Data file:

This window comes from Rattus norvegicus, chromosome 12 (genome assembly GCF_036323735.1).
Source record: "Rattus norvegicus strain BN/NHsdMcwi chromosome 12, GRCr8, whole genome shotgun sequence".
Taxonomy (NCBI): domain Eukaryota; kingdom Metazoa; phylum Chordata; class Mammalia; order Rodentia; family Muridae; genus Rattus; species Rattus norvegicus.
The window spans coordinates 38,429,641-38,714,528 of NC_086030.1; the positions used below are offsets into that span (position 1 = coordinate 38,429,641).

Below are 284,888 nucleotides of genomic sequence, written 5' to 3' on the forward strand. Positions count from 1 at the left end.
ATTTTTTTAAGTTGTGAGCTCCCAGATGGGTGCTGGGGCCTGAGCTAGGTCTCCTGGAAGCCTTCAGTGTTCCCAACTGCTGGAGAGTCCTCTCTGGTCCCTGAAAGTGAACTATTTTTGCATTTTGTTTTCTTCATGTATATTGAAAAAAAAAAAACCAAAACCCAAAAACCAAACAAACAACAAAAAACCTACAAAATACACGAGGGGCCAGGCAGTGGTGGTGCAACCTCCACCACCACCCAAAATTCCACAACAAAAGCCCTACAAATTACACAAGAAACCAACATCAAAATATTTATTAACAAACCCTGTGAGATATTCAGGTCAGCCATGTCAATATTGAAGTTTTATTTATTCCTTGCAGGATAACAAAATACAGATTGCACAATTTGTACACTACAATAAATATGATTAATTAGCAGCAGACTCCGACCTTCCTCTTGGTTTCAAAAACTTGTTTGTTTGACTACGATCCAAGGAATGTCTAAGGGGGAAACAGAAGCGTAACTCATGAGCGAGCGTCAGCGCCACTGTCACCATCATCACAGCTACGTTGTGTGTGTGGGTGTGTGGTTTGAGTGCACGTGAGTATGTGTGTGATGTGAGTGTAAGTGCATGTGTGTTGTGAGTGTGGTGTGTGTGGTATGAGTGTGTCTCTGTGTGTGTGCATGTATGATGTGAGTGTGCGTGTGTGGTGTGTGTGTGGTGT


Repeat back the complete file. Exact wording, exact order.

This window comes from Rattus norvegicus, chromosome 12 (genome assembly GCF_036323735.1).
Source record: "Rattus norvegicus strain BN/NHsdMcwi chromosome 12, GRCr8, whole genome shotgun sequence".
Taxonomy (NCBI): domain Eukaryota; kingdom Metazoa; phylum Chordata; class Mammalia; order Rodentia; family Muridae; genus Rattus; species Rattus norvegicus.
The window spans coordinates 38,429,641-38,714,528 of NC_086030.1; the positions used below are offsets into that span (position 1 = coordinate 38,429,641).

Below are 284,888 nucleotides of genomic sequence, written 5' to 3' on the forward strand. Positions count from 1 at the left end.
ATTTTTTTAAGTTGTGAGCTCCCAGATGGGTGCTGGGGCCTGAGCTAGGTCTCCTGGAAGCCTTCAGTGTTCCCAACTGCTGGAGAGTCCTCTCTGGTCCCTGAAAGTGAACTATTTTTGCATTTTGTTTTCTTCATGTATATTGAAAAAAAAAAAACCAAAACCCAAAAACCAAACAAACAACAAAAAACCTACAAAATACACGAGGGGCCAGGCAGTGGTGGTGCAACCTCCACCACCACCCAAAATTCCACAACAAAAGCCCTACAAATTACACAAGAAACCAACATCAAAATATTTATTAACAAACCCTGTGAGATATTCAGGTCAGCCATGTCAATATTGAAGTTTTATTTATTCCTTGCAGGATAACAAAATACAGATTGCACAATTTGTACACTACAATAAATATGATTAATTAGCAGCAGACTCCGACCTTCCTCTTGGTTTCAAAAACTTGTTTGTTTGACTACGATCCAAGGAATGTCTAAGGGGGAAACAGAAGCGTAACTCATGAGCGAGCGTCAGCGCCACTGTCACCATCATCACAGCTACGTTGTGTGTGTGGGTGTGTGGTTTGAGTGCACGTGAGTATGTGTGTGATGTGAGTGTAAGTGCATGTGTGTTGTGAGTGTGGTGTGTGTGGTATGAGTGTGTCTCTGTGTGTGTGCATGTATGATGTGAGTGTGCGTGTGTGGTGTGTGTGTGGTGT